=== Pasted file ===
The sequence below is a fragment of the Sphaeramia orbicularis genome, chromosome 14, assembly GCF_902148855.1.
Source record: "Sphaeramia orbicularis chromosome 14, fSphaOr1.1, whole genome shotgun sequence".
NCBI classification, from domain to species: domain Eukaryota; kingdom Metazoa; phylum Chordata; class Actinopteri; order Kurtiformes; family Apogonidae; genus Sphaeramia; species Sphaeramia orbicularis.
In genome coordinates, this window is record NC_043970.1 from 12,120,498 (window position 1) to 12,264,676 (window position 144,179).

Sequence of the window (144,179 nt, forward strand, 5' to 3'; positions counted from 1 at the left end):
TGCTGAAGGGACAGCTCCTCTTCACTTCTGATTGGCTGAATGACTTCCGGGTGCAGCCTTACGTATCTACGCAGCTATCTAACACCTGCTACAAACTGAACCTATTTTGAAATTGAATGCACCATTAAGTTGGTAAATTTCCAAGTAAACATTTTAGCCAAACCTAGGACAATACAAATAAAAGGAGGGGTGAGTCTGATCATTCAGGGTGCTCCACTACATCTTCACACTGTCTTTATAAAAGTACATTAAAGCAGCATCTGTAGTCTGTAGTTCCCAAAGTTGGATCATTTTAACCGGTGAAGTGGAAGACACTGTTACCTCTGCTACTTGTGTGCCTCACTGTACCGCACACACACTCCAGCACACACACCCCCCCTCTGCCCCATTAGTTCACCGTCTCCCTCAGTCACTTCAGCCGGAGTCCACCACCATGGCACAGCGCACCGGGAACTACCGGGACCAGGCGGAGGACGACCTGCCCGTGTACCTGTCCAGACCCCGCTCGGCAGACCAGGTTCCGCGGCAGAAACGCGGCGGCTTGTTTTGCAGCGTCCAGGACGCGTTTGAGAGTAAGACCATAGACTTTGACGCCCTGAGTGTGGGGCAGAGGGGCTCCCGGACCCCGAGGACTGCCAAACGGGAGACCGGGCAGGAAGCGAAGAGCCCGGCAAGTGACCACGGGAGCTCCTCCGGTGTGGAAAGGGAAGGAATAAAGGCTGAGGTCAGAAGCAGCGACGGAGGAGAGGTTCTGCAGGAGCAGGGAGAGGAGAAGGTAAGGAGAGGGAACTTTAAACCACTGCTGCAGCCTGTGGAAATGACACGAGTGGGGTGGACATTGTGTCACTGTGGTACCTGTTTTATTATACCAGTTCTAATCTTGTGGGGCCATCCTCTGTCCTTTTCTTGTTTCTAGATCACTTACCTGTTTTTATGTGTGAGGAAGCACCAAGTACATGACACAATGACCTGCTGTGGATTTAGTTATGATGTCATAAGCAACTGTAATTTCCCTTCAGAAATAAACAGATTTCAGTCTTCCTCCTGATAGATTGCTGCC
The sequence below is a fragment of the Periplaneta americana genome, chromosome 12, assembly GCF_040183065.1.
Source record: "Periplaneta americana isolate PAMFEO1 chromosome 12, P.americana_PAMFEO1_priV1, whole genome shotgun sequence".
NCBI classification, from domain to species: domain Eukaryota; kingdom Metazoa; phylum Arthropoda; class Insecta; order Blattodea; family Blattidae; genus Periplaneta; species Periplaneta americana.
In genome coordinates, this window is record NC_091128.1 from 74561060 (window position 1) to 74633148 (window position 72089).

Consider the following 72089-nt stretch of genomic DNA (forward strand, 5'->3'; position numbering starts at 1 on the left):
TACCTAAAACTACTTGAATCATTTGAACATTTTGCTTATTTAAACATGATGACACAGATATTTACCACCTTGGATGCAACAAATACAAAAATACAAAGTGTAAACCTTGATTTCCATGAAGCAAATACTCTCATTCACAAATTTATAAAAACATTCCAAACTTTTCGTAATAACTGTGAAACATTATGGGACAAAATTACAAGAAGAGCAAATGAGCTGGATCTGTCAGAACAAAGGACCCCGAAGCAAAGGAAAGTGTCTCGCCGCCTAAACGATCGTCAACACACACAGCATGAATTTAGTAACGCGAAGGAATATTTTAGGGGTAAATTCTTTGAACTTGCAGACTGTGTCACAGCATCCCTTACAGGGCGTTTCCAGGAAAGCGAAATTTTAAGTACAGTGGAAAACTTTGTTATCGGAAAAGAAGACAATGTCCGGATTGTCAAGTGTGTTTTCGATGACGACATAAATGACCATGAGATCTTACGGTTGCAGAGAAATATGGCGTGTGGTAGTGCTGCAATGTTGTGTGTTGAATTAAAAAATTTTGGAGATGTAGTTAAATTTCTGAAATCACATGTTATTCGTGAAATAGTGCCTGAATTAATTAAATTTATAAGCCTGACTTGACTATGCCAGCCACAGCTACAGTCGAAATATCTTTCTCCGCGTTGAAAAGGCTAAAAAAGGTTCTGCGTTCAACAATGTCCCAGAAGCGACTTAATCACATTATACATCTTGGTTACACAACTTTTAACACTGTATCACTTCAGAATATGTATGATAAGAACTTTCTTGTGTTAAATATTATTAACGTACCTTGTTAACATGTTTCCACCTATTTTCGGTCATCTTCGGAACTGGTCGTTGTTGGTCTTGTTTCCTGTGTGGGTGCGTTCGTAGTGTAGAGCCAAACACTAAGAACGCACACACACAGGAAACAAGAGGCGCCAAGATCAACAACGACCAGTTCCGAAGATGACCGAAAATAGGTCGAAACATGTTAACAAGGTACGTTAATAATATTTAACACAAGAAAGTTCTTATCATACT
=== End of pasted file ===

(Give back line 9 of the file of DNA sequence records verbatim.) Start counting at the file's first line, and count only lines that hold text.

NCBI classification, from domain to species: domain Eukaryota; kingdom Metazoa; phylum Arthropoda; class Insecta; order Blattodea; family Blattidae; genus Periplaneta; species Periplaneta americana.